Five Burning Questions as SEC Media Days begin

I remember the first time more than 500 members of the press showed up for the circus (and I mean that affectionately) that is SEC Football Media Days. I don’t remember the year but I do remember thinking: “This is ridiculous. It can’t possibly get bigger than this.”

Again, as usual, I was very, very wrong. Here’s how wrong: On Monday, when SEC Commissioner Mike Slive steps up to the microphone at 12:30 p.m. ET, there will be over 1,000 media members in attendance. Throw in the buzz about the soon-to-be launched SEC Network (August 14), the coming four-team College Football Playoff and all the off-the-field court actions (Ed O’Bannon lawsuit) and you’ll understand why this event, which normally lasts three days, has been stretched to four. It just takes more than 72 hours to get it all in.

There are a million questions to be asked this week. Actually there are only about 10 real questions but they’ll be asked a million different ways. But to kick things off I’ll share my Top Five Burning Questions as SEC Media Days begin:

1—Will Commissioner Slive come out smoking? The hot topic away from the field is whether or not the Big Five conferences (ACC, SEC, Big Ten, Big 12, Pac-12) will get the autonomy they seek in an upcoming NCAA vote on Aug. 15. I won’t go into the details, only to say that if the vote does not go the way of the big boys, it could get real messy. The Commissioner normally uses his opening address to the media in Hoover to lay down some markers of stuff he wants done. Just make sure you pay attention to the man who most people believe is the most influential person in college sports.

2—Should Nick Marshall still come to media days? The Auburn quarterback is scheduled to be among the first players to meet with the media on Monday. But recently he was cited (not arrested) for marijuana possession (less than an ounce). It is a misdemeanor so legally there will be no serious repercussions. What happens to Marshall inside the Auburn program is another matter. Needless to say that Auburn wanted to come to these meetings and talk about whether or not it could repeat as SEC champs. Coach Gus Malzahn, who is a very straight shooter, did not want to talk about bad judgment from his quarterback.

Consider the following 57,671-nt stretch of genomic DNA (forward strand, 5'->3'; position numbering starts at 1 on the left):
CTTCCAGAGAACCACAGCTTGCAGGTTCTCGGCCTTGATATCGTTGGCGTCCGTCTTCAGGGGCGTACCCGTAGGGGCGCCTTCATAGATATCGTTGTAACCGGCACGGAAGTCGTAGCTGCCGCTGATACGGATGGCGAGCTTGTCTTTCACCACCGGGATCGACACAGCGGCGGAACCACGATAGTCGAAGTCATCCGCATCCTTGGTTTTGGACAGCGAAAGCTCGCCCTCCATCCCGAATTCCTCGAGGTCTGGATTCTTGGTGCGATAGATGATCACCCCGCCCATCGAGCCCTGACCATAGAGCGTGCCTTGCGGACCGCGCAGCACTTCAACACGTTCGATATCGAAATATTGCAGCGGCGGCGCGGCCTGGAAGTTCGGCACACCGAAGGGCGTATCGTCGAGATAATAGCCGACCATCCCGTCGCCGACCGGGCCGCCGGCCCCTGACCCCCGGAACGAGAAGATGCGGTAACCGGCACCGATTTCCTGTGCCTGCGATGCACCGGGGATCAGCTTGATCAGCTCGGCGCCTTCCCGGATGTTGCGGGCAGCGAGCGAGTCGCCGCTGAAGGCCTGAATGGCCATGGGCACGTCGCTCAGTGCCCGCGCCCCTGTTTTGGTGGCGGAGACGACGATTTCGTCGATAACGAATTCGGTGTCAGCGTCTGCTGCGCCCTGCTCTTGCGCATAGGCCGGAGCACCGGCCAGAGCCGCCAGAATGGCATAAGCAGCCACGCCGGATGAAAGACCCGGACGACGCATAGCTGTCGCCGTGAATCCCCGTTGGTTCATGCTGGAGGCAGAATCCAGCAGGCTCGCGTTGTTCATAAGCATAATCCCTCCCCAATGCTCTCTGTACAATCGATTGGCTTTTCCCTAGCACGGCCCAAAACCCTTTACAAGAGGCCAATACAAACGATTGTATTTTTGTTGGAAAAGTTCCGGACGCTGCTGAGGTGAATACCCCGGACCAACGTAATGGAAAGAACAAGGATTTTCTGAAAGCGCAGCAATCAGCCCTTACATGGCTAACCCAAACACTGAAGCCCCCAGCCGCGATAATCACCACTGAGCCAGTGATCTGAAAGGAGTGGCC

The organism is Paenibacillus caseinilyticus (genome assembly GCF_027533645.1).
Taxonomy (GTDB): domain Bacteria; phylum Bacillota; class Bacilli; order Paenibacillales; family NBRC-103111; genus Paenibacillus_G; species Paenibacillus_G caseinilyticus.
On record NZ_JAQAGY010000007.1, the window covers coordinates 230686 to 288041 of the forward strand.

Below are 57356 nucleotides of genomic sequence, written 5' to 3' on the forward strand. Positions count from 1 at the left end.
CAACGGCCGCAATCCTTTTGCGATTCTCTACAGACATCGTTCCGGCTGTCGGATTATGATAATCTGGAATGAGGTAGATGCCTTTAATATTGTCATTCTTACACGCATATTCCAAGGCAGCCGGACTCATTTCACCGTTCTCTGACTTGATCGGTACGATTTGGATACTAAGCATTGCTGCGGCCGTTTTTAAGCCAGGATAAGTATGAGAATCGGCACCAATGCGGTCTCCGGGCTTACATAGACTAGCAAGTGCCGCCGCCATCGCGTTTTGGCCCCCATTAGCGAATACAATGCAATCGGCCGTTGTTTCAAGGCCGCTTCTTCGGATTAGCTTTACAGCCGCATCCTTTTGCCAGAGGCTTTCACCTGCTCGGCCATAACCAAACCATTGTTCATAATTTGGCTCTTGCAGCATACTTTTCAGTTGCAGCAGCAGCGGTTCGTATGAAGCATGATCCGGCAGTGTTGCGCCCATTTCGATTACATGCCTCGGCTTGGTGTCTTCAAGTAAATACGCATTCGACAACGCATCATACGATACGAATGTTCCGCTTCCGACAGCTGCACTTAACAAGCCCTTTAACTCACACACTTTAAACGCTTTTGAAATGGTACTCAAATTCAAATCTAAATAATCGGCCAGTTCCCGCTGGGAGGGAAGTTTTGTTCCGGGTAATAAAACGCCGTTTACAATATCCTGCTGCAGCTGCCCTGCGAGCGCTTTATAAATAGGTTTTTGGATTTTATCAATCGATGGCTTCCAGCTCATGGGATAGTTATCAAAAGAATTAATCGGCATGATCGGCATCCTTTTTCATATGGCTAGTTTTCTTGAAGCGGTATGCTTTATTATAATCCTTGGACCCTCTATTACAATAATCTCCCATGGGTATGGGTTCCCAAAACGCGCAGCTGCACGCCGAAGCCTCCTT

So does Auburn leave him at home and bring another player? My vote would be to bring Marshall, knowing that it will be a tough day for him. Part of growing up is learning how to face the music.

3—What will Steve Spurrier say? The Head Ball Coach is entering his 10th (that’s right, 10th) at South Carolina. His teams have won 11 games for three straight seasons and 42 over the past four years. That is an unprecedented string of success for South Carolina. Spurrier knows he’s going to have another good team, maybe good enough to win the SEC East. And when Spurrier has a good team he’s been known to verbally gig his opponents. He got in a little light-hearted shot at Nick Saban earlier this summer about work ethic and talent.

Here’s guessing the Georgia players double-dipping on expense checks (and the suspensions and dismissals that followed) will come up.

4—Who will the media pick to win the SEC West? Auburn has just about everybody coming back from a team that won the SEC and played for the national championship. Alabama has some questions to answer at quarterback (is FSU transfer Jacob Coker the answer?) and needs for some young players to come through at cornerback. But Auburn also has a schedule that includes road trips to Georgia and Alabama in November. Also, it can be fairly said that Auburn found a way to win all the close ones last season and had one or two good bounces of the ball. I predict the media will pick Alabama and the Auburn folks will not be happy.

5—How much love will the Mississippi schools get this week? The fans at both Ole Miss and Mississippi State are convinced they will be contenders in the SEC West this season. Both return their starting quarterbacks. Mississippi State returns 18 starters overall and 22 of the top 25 players from the No. 4 defense in the SEC a year ago. The members of that great freshman class at Ole Miss are now sophomores. But, in the final analysis, how many members of the media will pick either of the schools ahead of Alabama, Auburn, or LSU? Will they pick them ahead of Texas A&M now that Johnny Manziel has gone to the NFL?

Okay. That should get us started. I’ll be back during the week. Also remember that starting Monday I’ll also be posting a blog “500 Words With Mr. College Football” on AJC.com. It will be quick hits and impressions on what is going at SEC Media Days. I will post there three days a week during the season and will post here on most other days.

Thanks for helping me get the site launched. Many, many thanks to Valerie and Kurt Uhlir for their help, both technical and personal. They really had to hold my hand through a bunch of this stuff. Have a great week.

Five Burning Questions as SEC Media Days begin

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About The Author
- Tony Barnhart, known as "Mr. College Football," is an analyst for The SEC Network.